Barbra Dillon, Fanbase Press Editor-in-Chief: Congratulations on the release of Genesis! For those who may be unfamiliar, how would you describe the book’s premise, and how does it fit into the larger IX book series?
Andrew Weston: The premise of Genesis centers on the maxim that no matter how advanced a space-faring empire might be, or how mighty their armada, the galaxy is a vast and dangerous place. The unexpected can – and often does – jump out to bite you where it hurts. Our protagonists – the Ardenese – belong to a civilization that has grown to encompass an entire quadrant of the galaxy. Altruistic and wise, they are masters of all they survey, wielding cutting-edge technology that stretches the bounds of science. Until the fateful day their thirst for knowledge leads them to push too far. They inadvertently open a door into place where the very nature of existence is an anathema to life; the antiverse, home to an ancient evil driven by an irresistible proclivity to feed and multiply. And multiply it does.
Facing overwhelming onslaught, the Ardenese have little choice. They must fight or face extinction.
This blends perfectly with the premise of greater series, which was built around the tenet: Fight or Die!
And it is the fall of Arden and its people in Genesis that leads directly to those events portrayed in The IX, Exordium of Tears, and Prelude to Sorrow.
See how that is highlighted from the outset by the back cover blurb to The IX itself:
Roman legionaries, far from home, lost in the mists of Caledonia.
A US cavalry company, engaged on a special mission, vital to the peace treaty proposed by Presidential candidate Abraham Lincoln.
A twenty-first century Special Forces unit, desperate to prevent a nuclear catastrophe.
From vastly different backgrounds, these soldiers are united when they are snatched away from Earth at the moment of their passing. Thinking they may have been granted a reprieve, imagine their horror when they discover they have been transported to a failing planet on the far side of the galaxy, where they are given a simple ultimatum:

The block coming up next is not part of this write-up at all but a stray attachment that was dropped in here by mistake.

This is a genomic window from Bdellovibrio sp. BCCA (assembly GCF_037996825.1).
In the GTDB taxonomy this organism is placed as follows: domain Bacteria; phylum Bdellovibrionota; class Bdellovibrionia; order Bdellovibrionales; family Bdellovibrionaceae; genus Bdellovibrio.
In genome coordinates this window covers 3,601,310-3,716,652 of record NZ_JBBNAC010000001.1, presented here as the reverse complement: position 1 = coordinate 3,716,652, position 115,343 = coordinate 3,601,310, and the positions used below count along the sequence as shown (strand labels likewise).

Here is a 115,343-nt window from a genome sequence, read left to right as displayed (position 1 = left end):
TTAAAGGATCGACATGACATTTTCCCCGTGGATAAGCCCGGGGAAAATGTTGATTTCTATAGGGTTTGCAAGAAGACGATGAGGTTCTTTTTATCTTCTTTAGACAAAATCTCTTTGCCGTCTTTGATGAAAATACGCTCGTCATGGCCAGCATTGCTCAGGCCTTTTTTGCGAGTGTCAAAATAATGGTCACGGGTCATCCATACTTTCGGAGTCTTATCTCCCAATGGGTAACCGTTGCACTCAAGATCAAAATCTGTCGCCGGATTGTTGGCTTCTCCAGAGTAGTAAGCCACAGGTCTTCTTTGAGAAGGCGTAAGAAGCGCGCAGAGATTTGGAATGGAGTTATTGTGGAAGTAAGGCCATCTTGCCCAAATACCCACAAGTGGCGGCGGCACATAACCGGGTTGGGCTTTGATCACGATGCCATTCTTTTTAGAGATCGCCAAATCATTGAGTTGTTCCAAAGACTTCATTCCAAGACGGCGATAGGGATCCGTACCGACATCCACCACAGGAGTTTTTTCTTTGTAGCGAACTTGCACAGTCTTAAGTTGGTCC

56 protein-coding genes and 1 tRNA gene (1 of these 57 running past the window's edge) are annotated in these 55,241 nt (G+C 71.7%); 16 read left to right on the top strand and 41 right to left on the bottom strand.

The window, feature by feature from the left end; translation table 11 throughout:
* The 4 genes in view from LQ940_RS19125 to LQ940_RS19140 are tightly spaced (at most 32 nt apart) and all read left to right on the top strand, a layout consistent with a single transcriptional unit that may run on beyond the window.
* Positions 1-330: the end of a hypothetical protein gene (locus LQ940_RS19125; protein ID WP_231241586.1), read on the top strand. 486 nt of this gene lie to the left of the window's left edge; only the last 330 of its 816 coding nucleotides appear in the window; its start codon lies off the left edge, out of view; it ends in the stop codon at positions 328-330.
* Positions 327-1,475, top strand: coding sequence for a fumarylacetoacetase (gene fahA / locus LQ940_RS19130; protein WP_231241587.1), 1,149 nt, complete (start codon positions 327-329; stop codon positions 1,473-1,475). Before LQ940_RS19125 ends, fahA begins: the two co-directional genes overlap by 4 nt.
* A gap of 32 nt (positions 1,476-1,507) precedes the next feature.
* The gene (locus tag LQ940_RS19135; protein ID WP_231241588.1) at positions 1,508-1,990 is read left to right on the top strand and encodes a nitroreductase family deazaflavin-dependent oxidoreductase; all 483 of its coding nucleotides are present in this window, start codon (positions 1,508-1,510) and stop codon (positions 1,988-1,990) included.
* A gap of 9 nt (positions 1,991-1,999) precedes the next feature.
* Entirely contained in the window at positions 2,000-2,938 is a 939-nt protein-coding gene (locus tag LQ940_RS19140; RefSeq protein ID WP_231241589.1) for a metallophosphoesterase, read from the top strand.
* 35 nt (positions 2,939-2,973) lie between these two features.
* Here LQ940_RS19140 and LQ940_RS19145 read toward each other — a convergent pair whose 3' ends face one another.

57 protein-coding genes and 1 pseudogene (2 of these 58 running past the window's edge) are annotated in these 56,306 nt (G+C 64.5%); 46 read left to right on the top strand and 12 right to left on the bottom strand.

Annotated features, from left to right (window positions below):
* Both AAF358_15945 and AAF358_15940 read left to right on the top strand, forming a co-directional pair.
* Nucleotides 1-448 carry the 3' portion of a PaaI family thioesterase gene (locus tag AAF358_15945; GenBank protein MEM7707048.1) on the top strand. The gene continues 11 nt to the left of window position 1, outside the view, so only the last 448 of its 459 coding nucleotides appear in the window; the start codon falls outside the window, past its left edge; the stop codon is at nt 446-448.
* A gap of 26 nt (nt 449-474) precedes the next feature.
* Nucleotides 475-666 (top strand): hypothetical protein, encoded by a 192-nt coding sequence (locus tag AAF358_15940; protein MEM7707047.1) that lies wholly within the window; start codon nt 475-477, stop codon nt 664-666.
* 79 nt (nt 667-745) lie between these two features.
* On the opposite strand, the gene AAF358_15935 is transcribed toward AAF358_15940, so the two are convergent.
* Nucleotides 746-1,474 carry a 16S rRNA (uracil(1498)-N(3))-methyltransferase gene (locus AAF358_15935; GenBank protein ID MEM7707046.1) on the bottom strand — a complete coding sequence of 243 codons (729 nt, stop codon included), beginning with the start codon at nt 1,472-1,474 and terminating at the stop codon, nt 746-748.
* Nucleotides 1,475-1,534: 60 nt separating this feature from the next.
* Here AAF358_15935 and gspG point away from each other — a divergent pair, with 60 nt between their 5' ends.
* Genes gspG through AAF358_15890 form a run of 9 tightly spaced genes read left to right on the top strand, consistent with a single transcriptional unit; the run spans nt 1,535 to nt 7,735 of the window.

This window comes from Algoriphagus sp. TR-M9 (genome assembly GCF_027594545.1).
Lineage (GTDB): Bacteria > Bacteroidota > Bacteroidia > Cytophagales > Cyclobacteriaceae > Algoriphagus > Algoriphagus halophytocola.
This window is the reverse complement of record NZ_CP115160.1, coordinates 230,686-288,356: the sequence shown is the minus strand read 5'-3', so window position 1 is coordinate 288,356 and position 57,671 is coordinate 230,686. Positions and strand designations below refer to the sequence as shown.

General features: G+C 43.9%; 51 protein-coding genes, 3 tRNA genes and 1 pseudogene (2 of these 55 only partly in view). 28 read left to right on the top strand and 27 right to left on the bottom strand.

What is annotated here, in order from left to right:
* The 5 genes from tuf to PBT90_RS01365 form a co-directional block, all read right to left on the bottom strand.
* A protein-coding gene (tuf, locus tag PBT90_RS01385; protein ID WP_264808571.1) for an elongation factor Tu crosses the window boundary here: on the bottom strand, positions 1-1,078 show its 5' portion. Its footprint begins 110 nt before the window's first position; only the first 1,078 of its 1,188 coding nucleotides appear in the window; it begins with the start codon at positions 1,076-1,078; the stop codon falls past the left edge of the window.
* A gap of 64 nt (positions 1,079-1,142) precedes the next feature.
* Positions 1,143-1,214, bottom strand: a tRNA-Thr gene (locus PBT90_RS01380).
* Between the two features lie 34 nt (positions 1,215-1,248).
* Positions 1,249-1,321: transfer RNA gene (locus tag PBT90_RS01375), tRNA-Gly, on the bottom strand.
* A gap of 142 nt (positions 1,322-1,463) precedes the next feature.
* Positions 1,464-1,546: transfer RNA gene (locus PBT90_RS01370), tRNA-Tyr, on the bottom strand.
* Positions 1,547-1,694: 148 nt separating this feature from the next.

Fight or Die!
Against all odds, this group of misfits manages to turn the tide against a relentless foe, only to discover the true cost of victory might exact a price they are unwilling to pay.
Basically, Genesis, and indeed, the entire IX Series, delves into the spirit of human nature, and explores how far people are willing to go – what they’ll endure or what boundaries they’ll establish/break, etc, – when their survival is at stake.
BD: What can you share with us about your creative process in returning to this world, and what have been some of your creative influences?
AW: Well, I am a massive world builder. I spend months before putting pen to paper / fingers to keyboard, constructing the framework of when and where and how my story is going to take place and evolve.
I grew up with my head buried in books by J. R. R. Tolkien, (including the Silmarillion, which I love), Isaac Asimov, Arthur C. Clarke, and Robert A, Heinlein. As I got older, I progressed onto the likes of Stephen R. Donaldson and Raymond E. Feist. As you can imagine, their creativity – and the work that went into the universes they conceived – influenced me a great deal. So much so, that I have always been a firm believer in one essential truth: If you’re going to build something, especially within the realms of science fiction or fantasy, make elements of it wholly believable. Construct your universe in such a way that the reader can grasp the possibility of certain aspect actually happening. Establish a common ground. You can’t do that if you haven’t put the effort in early and given your prospective world a solid foundation. A place in which to exist. A time. Flora and fauna. Natural cycles. A native population. Their history and development, etc.
Having done this prior to writing the original opening novel, The IX, I found I had plenty of material to dip into to continue the series to its conclusion without having to worry about where I got my inspiration from. And of course, when the prospect of writing a prequel became a reality, I was able to delve into the history I had already devised for my source material.
BD: Do you feel that Genesis would be a solid jumping-on point for new readers, as well as those returning to The IX series?
AW: In my opinion, Genesis is much more suitable for those who are returning to the series. The reason for that is simple. While the circumstances portrayed in Genesis naturally predate The IX, Exordium of Tears, and Prelude to Sorrow, the prequel was written with my existing fans in mind. (In fact, it was inspired by repeated requests from followers around the globe who wanted to find out more about the Horde, about their emergence and how they were able to overthrow a society thousands of years in the making). As such, Genesis refers to familiar favorites who they will already know and love, it expands on characters and events they only ever got to hear about in passing during the original adventure, and – in line with their wishes – it truly allows them to develop a deeper understanding of what makes the Horde tick.